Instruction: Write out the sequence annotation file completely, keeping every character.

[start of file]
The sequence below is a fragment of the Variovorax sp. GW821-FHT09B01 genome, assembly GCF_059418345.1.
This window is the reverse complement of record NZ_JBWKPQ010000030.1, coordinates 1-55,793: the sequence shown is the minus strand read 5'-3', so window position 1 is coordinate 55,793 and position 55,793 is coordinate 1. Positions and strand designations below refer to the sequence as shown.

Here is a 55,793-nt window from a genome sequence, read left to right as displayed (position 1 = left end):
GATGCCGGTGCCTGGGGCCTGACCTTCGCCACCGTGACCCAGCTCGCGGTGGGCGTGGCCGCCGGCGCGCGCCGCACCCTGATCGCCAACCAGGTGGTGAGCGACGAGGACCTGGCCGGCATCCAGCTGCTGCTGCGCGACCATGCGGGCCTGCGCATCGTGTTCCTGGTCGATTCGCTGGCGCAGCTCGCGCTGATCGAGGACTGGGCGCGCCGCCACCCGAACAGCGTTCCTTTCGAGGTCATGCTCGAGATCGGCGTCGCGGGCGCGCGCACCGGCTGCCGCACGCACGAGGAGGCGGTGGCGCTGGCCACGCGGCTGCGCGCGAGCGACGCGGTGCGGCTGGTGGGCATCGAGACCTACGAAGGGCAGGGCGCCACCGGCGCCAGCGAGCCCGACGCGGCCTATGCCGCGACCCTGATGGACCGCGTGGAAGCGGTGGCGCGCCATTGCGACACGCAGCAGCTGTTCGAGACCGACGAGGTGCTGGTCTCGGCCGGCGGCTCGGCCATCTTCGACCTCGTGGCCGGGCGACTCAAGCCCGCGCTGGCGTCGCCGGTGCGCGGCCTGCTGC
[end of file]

The sequence below is a fragment of the Variovorax sp. GW821-FHT09B01 genome, assembly GCF_059418345.1.
This window is the reverse complement of record NZ_JBWKPQ010000030.1, coordinates 1-55,793: the sequence shown is the minus strand read 5'-3', so window position 1 is coordinate 55,793 and position 55,793 is coordinate 1. Positions and strand designations below refer to the sequence as shown.

Here is a 55,793-nt window from a genome sequence, read left to right as displayed (position 1 = left end):
GATGCCGGTGCCTGGGGCCTGACCTTCGCCACCGTGACCCAGCTCGCGGTGGGCGTGGCCGCCGGCGCGCGCCGCACCCTGATCGCCAACCAGGTGGTGAGCGACGAGGACCTGGCCGGCATCCAGCTGCTGCTGCGCGACCATGCGGGCCTGCGCATCGTGTTCCTGGTCGATTCGCTGGCGCAGCTCGCGCTGATCGAGGACTGGGCGCGCCGCCACCCGAACAGCGTTCCTTTCGAGGTCATGCTCGAGATCGGCGTCGCGGGCGCGCGCACCGGCTGCCGCACGCACGAGGAGGCGGTGGCGCTGGCCACGCGGCTGCGCGCGAGCGACGCGGTGCGGCTGGTGGGCATCGAGACCTACGAAGGGCAGGGCGCCACCGGCGCCAGCGAGCCCGACGCGGCCTATGCCGCGACCCTGATGGACCGCGTGGAAGCGGTGGCGCGCCATTGCGACACGCAGCAGCTGTTCGAGACCGACGAGGTGCTGGTCTCGGCCGGCGGCTCGGCCATCTTCGACCTCGTGGCCGGGCGACTCAAGCCCGCGCTGGCGTCGCCGGTGCGCGGCCTGCTGC